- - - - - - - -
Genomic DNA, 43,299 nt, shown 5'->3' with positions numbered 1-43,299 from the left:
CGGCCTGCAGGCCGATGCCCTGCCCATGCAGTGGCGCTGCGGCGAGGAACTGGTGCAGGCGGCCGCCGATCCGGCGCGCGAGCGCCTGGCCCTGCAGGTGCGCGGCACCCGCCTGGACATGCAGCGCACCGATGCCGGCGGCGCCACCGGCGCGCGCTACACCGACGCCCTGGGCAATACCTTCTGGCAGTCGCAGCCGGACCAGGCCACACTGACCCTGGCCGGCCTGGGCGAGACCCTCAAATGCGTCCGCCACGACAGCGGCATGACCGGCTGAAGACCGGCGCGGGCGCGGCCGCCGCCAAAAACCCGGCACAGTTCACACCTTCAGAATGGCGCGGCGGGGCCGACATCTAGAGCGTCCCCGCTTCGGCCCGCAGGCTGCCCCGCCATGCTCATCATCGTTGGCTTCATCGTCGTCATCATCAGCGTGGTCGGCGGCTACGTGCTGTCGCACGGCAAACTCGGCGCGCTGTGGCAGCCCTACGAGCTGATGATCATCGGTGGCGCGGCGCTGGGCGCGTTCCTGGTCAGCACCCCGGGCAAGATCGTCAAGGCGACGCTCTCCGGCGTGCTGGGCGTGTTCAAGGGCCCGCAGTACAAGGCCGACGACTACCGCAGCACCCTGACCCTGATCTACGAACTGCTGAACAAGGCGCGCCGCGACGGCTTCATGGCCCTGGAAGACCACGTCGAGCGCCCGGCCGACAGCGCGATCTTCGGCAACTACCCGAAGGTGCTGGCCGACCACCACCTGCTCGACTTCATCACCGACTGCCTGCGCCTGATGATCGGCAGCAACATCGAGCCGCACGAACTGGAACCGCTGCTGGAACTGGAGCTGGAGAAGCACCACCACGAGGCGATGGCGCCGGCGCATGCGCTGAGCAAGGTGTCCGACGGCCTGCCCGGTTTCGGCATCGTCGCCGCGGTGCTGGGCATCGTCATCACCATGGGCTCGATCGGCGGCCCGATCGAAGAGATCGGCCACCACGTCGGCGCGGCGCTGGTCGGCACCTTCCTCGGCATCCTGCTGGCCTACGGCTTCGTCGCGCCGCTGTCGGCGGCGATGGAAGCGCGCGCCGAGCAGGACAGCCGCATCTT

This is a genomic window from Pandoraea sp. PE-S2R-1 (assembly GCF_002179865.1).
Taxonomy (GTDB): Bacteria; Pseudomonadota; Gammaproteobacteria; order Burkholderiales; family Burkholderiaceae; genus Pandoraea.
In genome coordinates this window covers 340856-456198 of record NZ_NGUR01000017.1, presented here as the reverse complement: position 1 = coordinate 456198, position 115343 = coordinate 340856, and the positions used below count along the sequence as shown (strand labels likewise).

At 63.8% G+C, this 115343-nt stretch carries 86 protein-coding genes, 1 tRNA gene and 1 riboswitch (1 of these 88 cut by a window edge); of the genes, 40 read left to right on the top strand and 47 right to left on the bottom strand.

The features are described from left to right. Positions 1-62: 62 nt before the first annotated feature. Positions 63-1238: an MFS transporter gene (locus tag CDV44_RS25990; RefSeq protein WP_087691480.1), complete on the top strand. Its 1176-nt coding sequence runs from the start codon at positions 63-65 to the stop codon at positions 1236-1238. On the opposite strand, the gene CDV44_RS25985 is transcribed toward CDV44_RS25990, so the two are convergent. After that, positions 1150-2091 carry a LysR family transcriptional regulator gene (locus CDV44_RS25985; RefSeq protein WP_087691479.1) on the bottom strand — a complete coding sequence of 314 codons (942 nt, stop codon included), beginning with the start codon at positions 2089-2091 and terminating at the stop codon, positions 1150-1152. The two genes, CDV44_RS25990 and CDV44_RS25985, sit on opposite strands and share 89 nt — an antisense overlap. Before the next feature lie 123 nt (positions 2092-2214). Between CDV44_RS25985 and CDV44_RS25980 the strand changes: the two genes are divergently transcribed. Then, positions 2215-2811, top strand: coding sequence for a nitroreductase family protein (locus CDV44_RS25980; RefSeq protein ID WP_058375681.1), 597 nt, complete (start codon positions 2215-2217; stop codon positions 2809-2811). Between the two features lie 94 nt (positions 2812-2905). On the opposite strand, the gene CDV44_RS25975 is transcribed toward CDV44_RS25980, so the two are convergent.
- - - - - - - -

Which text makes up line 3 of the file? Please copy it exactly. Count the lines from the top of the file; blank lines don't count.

This is a genomic window from Pandoraea sp. PE-S2R-1 (assembly GCF_002179865.1).